Precise and finessed black fruits here right from the first moments, this is high Cabernet Sauvignon, lovely black savoury fruits that suit the slighly serious feel of Duhart. Expect precision, strict tannins, straight lines, plenty of freshness but without the rusticity that you could find in older Duharts. About 15% press wine after careful extraction and a short maceration. A little more old school Duhart than we have seen over the past few years, but thoroughly enjoyable. 1st year organic conversion, 30hl/h yields.
93 points, Inside Bordeaux - JaneAnson.com (April 2022)
Incorporating fully 81% Cabernet Sauvignon, the 2021 Duhart-Milon unwinds in the glass with aromas of sweet berries, cigar wrapper and pencil shavings. Medium to full-bodied, lively and persuasively concentrated, with beautifully refined tannins and a long, penetrating finish, it's a classy, serious wine that reflects all the progress this estate has been making over the last decade.
(91-93)+ points, Wine Advocate (April 2022)
Medium-deep colour. Fresh raspberry cassis, graphite aromas with herb garden notes. Generous and juicy with fresh pure raspberry, cassis fruits, fine slinky/ hint leafy textures and underlying savoury oak. Finishes firm and minerally. Very good density and torque. 81% cabernet sauvignon 19% merlot.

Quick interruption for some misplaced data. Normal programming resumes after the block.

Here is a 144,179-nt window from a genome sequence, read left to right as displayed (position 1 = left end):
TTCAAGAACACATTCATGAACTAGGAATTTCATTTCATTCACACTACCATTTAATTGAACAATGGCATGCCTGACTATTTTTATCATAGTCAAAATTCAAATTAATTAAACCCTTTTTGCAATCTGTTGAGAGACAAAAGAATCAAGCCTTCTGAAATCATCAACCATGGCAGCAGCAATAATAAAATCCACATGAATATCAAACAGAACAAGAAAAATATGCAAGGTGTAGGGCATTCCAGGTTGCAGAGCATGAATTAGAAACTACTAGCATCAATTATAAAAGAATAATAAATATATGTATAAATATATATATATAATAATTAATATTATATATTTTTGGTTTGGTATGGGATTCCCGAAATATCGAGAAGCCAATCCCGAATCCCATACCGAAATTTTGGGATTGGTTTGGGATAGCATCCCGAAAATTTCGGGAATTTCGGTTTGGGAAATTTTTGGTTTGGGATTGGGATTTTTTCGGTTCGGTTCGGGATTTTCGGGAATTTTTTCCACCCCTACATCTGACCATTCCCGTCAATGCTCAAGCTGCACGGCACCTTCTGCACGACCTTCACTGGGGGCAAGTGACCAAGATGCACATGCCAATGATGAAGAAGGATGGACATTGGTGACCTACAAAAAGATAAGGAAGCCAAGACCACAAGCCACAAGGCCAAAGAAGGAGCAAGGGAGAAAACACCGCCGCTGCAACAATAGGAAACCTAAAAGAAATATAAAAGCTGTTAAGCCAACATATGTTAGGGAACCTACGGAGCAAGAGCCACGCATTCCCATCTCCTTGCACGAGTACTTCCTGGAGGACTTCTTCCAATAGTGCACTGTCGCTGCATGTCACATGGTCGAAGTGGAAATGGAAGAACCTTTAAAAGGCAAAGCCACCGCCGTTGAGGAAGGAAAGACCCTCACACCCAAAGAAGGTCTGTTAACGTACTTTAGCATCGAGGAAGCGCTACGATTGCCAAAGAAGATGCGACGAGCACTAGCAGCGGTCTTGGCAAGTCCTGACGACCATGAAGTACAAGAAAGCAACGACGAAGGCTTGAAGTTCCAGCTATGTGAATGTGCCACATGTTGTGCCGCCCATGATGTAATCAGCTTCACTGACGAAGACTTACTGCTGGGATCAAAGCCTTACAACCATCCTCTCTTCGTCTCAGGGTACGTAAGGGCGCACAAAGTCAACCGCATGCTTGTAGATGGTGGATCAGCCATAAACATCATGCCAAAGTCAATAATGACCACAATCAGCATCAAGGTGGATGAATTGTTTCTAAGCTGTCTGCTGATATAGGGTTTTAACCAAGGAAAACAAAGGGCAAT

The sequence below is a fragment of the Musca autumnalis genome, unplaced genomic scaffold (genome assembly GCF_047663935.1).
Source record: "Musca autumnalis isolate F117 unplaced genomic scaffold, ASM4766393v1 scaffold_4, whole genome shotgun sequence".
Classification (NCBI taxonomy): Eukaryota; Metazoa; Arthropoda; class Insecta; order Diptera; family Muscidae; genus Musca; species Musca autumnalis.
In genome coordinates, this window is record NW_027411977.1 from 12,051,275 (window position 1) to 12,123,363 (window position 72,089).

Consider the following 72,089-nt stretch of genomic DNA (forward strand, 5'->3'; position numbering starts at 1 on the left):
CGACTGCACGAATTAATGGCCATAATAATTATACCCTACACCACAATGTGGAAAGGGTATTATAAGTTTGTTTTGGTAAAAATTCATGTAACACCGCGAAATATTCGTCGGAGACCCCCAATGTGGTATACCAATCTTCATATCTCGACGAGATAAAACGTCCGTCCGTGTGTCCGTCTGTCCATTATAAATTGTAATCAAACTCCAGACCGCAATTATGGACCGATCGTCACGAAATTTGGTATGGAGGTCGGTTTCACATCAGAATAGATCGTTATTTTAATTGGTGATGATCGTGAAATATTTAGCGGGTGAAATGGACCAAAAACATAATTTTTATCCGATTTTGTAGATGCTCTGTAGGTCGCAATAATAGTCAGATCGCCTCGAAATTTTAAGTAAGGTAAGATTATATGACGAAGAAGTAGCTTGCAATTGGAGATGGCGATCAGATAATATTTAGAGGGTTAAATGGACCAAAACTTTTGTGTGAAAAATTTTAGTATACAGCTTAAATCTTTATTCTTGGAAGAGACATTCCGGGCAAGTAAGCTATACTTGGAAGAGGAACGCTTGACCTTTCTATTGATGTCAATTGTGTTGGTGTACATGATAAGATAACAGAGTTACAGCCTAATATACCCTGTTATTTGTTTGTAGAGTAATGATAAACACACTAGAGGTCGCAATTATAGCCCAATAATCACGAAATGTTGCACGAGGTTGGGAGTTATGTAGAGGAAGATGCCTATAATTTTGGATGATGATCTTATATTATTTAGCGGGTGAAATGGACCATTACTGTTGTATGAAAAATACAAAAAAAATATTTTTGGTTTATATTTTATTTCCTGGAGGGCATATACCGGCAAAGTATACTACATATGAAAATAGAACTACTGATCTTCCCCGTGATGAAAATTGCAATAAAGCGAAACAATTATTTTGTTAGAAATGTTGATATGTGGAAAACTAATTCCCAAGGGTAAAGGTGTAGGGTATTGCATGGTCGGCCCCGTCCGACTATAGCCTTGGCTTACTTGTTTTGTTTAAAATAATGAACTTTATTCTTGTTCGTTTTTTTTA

(93-94) points, The Vintage Journal (May 2022)
Pauillac is Bordeaux’s most acclaimed appellation, the only one with three Premier Cru properties: Château Lafite-Rothschild, Château Mouton-Rothschild and Château Latour. These and other Pauillac chateaux produce robust, full-flavored and long-lived red wines made from Cabernet-based blends. Though winemaking techniques and microclimates vary throughout Pauillac, producing some variations in style, classic Pauillac wines have juicy flavours of blackcurrant and cedar, often with coffee, chocolate and graphite notes. Pauillac, part of the Médoc region on Bordeaux’s Left Bank, has gravelly and well-drained soils that force vines to grow long and strong roots. Struggling a bit for water, the vines produce grapes with high tannins and concentrated juices. Nearby rivers and the Atlantic Ocean modulate temperatures, preventing the grapes from ripening too quickly. Such grapes make powerful wines that may age and improve for decades. However, in Pauillac, as in other old-world wine regions, some winemakers are working to develop softer red wines that maintain the local wines’ traditional substance and flavours, but are more approachable immediately upon release.